21 February 2013

Believing Bullshit

We all do it now and then to a certain degree, anyway -- believe things that are demonstrably untrue.

Now there's a book to help us stop doing that: Believing Bullshit by Stephen Law.

The entire book is a delight to read, filled with wit and wisdom on every page. But the part that I liked the best was saved for last: The Tapescrew Letters, a hilarious response to C.S. Lewis' silly set of sanctimonious letters with a similar name (The Screwtape Letters).

There are eight chapters that deal with the most common ways that we deceive ourselves.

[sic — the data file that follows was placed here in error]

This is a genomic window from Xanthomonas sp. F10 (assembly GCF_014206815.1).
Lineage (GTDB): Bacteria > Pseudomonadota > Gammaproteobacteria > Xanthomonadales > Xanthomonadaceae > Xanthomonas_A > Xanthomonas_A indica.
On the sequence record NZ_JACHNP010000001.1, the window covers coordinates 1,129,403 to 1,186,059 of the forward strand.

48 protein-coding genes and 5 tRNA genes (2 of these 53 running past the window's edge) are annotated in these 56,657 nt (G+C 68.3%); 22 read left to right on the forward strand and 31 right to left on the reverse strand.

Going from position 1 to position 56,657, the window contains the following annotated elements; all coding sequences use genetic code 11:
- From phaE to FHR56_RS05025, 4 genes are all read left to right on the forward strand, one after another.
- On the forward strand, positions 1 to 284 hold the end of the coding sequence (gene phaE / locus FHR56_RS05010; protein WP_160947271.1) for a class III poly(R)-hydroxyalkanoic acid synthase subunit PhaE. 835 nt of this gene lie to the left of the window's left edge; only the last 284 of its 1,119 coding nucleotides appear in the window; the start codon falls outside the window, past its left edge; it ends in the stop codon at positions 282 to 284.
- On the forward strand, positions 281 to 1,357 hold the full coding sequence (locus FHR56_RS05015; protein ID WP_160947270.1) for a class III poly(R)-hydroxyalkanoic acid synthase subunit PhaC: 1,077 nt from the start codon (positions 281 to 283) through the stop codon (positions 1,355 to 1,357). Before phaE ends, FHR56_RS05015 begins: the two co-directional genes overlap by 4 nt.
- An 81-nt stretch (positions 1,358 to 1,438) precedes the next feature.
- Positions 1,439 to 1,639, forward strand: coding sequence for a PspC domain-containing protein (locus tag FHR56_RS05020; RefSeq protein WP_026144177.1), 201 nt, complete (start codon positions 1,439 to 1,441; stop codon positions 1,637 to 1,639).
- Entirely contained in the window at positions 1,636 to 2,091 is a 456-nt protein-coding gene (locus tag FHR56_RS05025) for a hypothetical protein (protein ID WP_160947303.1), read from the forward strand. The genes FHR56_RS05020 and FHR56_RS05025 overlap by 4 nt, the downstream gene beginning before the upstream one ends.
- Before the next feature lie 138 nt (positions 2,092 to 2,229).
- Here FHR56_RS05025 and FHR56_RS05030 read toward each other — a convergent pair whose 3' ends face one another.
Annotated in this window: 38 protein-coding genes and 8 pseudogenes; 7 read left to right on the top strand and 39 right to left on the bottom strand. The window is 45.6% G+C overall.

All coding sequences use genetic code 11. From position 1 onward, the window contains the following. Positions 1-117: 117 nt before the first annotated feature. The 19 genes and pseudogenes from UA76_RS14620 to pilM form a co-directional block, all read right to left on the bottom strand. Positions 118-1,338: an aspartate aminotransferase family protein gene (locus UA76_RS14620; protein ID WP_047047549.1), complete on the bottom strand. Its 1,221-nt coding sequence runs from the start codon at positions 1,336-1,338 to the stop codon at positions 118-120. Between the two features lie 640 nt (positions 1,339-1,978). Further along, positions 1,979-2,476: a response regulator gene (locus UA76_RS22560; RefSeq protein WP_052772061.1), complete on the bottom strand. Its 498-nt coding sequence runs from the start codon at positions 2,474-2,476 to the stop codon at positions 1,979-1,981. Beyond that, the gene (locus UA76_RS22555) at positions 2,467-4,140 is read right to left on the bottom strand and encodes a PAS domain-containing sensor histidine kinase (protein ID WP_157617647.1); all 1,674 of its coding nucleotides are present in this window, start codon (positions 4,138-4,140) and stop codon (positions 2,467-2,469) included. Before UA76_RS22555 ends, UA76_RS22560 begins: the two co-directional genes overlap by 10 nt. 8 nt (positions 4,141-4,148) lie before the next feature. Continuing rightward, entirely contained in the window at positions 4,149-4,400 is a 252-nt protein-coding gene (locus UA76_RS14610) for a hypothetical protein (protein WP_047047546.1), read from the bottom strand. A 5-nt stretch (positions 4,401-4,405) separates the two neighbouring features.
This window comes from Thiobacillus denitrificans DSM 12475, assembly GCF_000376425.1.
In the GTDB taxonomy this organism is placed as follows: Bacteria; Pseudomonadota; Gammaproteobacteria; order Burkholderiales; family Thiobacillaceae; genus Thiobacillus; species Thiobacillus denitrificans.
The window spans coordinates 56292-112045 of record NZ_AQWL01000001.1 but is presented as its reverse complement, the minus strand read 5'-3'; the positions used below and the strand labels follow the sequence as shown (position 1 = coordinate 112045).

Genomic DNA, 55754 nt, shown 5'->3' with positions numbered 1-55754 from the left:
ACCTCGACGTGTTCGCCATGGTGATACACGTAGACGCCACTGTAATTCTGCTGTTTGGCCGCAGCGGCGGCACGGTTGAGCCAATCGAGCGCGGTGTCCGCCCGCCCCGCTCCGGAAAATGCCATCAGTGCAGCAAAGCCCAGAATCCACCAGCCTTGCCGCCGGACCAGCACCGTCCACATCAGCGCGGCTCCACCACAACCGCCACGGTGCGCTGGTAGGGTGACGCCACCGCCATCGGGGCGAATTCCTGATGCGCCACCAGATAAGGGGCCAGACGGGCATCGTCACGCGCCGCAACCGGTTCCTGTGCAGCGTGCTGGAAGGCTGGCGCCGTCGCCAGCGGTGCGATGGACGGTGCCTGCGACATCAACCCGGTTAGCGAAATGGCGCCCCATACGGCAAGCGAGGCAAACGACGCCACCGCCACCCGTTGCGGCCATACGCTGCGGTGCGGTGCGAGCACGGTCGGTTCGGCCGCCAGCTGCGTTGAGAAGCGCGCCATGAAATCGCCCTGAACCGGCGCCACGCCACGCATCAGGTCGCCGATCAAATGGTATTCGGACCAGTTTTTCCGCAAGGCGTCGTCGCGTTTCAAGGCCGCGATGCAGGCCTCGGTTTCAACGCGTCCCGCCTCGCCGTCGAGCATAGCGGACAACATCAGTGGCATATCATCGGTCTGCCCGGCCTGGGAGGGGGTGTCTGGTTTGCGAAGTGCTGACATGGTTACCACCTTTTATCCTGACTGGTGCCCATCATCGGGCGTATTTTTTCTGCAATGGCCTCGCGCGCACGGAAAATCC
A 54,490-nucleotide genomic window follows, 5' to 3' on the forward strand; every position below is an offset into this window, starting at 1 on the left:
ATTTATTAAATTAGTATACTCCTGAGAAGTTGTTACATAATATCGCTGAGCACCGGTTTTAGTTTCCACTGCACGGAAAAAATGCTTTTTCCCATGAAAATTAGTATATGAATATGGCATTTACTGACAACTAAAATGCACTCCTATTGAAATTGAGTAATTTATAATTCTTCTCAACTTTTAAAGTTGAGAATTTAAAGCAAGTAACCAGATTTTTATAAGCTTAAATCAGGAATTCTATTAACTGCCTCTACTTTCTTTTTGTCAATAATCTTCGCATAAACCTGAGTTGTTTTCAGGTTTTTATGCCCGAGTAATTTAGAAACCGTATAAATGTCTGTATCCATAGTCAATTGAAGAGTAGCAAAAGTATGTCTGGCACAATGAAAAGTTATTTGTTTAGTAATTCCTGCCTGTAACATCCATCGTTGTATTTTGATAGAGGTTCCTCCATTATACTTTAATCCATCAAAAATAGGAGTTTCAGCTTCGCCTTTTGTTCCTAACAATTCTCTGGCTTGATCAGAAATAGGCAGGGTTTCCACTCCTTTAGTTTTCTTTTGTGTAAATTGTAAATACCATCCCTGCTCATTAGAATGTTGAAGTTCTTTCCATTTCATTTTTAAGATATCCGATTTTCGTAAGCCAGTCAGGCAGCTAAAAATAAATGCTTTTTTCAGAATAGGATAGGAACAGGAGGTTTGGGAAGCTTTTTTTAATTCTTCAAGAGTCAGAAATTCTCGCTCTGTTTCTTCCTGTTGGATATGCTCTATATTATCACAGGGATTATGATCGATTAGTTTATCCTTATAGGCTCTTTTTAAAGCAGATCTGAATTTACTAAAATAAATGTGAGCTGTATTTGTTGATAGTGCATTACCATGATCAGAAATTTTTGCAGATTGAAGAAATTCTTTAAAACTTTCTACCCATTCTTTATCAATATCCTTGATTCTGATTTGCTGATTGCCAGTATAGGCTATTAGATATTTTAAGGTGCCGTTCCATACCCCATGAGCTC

1. Playing the Mystery Card
  2. "But It Fits!" and The Blunderbuss
  3. Going Nuclear
  4. Moving the Semantic Goalposts
  5. "I Just Know!"
  6. Pseudoprofundity
  7. Piling Up the Anecdotes
  8. Pressing Your Buttons
They're all great, but I especially like the section "You Can't Prove A Negative" in Chapter 1, where Dr. Law explains, "If 'you can't prove a negative' means that you can't prove beyond a reasonable doubt that certain things don't exist, then the claim is just false."

This is a book that everyone should read. It's time for us all to stop believing bullshit.

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